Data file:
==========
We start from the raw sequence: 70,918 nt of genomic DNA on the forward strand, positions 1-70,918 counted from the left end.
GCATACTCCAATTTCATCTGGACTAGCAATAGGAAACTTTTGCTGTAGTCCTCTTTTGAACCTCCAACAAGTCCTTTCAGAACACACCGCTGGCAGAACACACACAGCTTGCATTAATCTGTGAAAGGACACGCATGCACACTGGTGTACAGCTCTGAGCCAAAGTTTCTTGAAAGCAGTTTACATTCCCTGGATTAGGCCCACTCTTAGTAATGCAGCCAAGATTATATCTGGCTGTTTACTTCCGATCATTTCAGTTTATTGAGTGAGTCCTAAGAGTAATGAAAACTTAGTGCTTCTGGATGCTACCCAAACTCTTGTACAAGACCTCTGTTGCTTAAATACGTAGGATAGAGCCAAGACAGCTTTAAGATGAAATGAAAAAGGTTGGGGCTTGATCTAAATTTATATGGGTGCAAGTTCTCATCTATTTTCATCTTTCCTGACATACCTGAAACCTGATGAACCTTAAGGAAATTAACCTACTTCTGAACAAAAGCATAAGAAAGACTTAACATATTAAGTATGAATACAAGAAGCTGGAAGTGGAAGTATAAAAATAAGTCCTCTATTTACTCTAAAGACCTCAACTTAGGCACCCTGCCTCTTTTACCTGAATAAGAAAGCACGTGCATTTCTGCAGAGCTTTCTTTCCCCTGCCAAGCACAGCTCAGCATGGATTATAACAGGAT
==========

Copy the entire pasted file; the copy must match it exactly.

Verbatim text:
We start from the raw sequence: 70,918 nt of genomic DNA on the forward strand, positions 1-70,918 counted from the left end.
GCATACTCCAATTTCATCTGGACTAGCAATAGGAAACTTTTGCTGTAGTCCTCTTTTGAACCTCCAACAAGTCCTTTCAGAACACACCGCTGGCAGAACACACACAGCTTGCATTAATCTGTGAAAGGACACGCATGCACACTGGTGTACAGCTCTGAGCCAAAGTTTCTTGAAAGCAGTTTACATTCCCTGGATTAGGCCCACTCTTAGTAATGCAGCCAAGATTATATCTGGCTGTTTACTTCCGATCATTTCAGTTTATTGAGTGAGTCCTAAGAGTAATGAAAACTTAGTGCTTCTGGATGCTACCCAAACTCTTGTACAAGACCTCTGTTGCTTAAATACGTAGGATAGAGCCAAGACAGCTTTAAGATGAAATGAAAAAGGTTGGGGCTTGATCTAAATTTATATGGGTGCAAGTTCTCATCTATTTTCATCTTTCCTGACATACCTGAAACCTGATGAACCTTAAGGAAATTAACCTACTTCTGAACAAAAGCATAAGAAAGACTTAACATATTAAGTATGAATACAAGAAGCTGGAAGTGGAAGTATAAAAATAAGTCCTCTATTTACTCTAAAGACCTCAACTTAGGCACCCTGCCTCTTTTACCTGAATAAGAAAGCACGTGCATTTCTGCAGAGCTTTCTTTCCCCTGCCAAGCACAGCTCAGCATGGATTATAACAGGAT